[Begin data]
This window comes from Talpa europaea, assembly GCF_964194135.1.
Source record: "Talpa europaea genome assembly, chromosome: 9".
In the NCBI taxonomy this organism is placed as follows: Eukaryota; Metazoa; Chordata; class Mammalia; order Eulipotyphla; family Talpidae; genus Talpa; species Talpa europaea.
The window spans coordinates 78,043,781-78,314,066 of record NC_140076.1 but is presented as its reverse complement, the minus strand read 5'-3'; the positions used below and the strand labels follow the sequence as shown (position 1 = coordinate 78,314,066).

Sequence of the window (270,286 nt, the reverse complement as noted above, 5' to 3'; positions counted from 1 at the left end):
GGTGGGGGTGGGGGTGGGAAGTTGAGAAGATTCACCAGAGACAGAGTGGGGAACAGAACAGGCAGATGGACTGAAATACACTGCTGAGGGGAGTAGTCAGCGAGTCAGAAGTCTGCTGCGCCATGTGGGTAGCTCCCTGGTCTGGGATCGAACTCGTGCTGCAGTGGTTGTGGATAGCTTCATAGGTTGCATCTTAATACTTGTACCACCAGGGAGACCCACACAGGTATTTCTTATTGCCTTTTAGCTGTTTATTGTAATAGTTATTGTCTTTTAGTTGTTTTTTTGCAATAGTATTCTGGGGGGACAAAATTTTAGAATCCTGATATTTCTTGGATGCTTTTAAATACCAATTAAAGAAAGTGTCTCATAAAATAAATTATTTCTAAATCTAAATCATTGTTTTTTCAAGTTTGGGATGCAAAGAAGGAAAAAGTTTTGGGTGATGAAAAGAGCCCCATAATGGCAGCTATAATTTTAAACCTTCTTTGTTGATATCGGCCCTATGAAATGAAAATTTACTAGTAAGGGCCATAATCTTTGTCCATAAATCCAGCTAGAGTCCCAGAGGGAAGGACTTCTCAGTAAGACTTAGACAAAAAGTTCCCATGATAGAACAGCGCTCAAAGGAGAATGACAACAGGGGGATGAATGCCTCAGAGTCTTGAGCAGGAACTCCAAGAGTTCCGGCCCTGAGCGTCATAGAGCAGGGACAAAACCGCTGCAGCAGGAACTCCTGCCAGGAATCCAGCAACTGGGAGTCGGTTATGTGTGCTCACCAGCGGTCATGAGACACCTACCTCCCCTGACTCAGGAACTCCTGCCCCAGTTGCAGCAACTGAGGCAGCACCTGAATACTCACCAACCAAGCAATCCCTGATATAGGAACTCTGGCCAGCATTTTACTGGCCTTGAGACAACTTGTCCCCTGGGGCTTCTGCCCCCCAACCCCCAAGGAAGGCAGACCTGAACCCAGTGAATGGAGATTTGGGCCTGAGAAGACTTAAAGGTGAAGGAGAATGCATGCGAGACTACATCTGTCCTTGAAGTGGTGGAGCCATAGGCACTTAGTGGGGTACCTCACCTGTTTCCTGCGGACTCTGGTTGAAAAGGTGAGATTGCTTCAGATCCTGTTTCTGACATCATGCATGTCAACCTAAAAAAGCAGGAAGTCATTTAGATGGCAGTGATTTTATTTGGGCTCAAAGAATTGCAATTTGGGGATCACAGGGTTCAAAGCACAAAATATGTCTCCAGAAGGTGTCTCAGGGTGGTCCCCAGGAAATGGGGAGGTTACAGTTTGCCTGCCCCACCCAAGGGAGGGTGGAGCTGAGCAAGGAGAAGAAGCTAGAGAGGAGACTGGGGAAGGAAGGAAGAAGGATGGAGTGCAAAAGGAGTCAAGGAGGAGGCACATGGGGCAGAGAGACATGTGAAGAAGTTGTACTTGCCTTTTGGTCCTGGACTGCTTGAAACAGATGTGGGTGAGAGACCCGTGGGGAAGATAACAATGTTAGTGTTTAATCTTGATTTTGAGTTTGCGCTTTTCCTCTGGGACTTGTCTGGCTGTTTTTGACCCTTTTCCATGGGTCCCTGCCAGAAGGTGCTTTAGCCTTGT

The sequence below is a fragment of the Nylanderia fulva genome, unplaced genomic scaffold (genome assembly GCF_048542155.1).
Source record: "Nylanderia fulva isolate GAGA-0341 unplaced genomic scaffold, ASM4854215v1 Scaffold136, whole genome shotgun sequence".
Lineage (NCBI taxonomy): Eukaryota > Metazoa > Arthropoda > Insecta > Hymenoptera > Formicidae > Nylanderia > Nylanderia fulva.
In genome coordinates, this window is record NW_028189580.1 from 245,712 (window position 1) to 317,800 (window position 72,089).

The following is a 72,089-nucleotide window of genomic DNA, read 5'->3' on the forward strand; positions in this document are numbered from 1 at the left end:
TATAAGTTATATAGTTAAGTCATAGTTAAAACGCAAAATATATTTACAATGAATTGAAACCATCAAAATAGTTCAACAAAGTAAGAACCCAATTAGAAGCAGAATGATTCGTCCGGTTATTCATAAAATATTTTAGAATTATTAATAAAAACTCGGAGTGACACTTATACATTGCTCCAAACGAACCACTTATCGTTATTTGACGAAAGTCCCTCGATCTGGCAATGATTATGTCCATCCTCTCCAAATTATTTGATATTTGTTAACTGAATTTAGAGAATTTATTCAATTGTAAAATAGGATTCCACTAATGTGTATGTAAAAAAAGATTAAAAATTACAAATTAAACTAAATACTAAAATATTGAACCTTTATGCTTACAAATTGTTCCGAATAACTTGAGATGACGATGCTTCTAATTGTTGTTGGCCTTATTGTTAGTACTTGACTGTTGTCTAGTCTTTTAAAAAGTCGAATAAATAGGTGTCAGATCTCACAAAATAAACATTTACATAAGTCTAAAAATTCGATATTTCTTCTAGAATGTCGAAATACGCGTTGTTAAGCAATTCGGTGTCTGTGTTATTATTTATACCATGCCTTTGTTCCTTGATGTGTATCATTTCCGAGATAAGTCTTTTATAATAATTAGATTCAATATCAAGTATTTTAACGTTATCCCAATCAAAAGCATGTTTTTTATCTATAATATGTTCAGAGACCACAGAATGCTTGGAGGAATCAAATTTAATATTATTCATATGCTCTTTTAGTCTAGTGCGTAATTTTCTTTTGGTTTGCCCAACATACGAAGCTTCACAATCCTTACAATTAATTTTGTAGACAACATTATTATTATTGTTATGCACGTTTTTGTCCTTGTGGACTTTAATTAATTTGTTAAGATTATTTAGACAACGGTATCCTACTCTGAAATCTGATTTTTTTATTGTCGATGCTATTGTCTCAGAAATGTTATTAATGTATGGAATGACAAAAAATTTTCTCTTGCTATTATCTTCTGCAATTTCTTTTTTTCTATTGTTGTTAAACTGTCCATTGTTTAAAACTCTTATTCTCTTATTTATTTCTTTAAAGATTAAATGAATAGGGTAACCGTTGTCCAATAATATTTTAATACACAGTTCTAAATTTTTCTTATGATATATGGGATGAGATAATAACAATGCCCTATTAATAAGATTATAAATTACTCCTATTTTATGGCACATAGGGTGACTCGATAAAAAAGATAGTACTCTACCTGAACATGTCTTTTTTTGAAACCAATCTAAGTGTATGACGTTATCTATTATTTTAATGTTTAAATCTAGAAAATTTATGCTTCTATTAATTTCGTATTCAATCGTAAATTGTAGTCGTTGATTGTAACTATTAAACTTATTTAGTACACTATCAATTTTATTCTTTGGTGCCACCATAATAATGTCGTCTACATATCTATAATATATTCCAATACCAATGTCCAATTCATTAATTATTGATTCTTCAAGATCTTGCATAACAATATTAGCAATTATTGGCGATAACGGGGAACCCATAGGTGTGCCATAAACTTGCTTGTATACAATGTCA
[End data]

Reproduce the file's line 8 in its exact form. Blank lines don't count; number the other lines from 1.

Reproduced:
Source record: "Nylanderia fulva isolate GAGA-0341 unplaced genomic scaffold, ASM4854215v1 Scaffold136, whole genome shotgun sequence".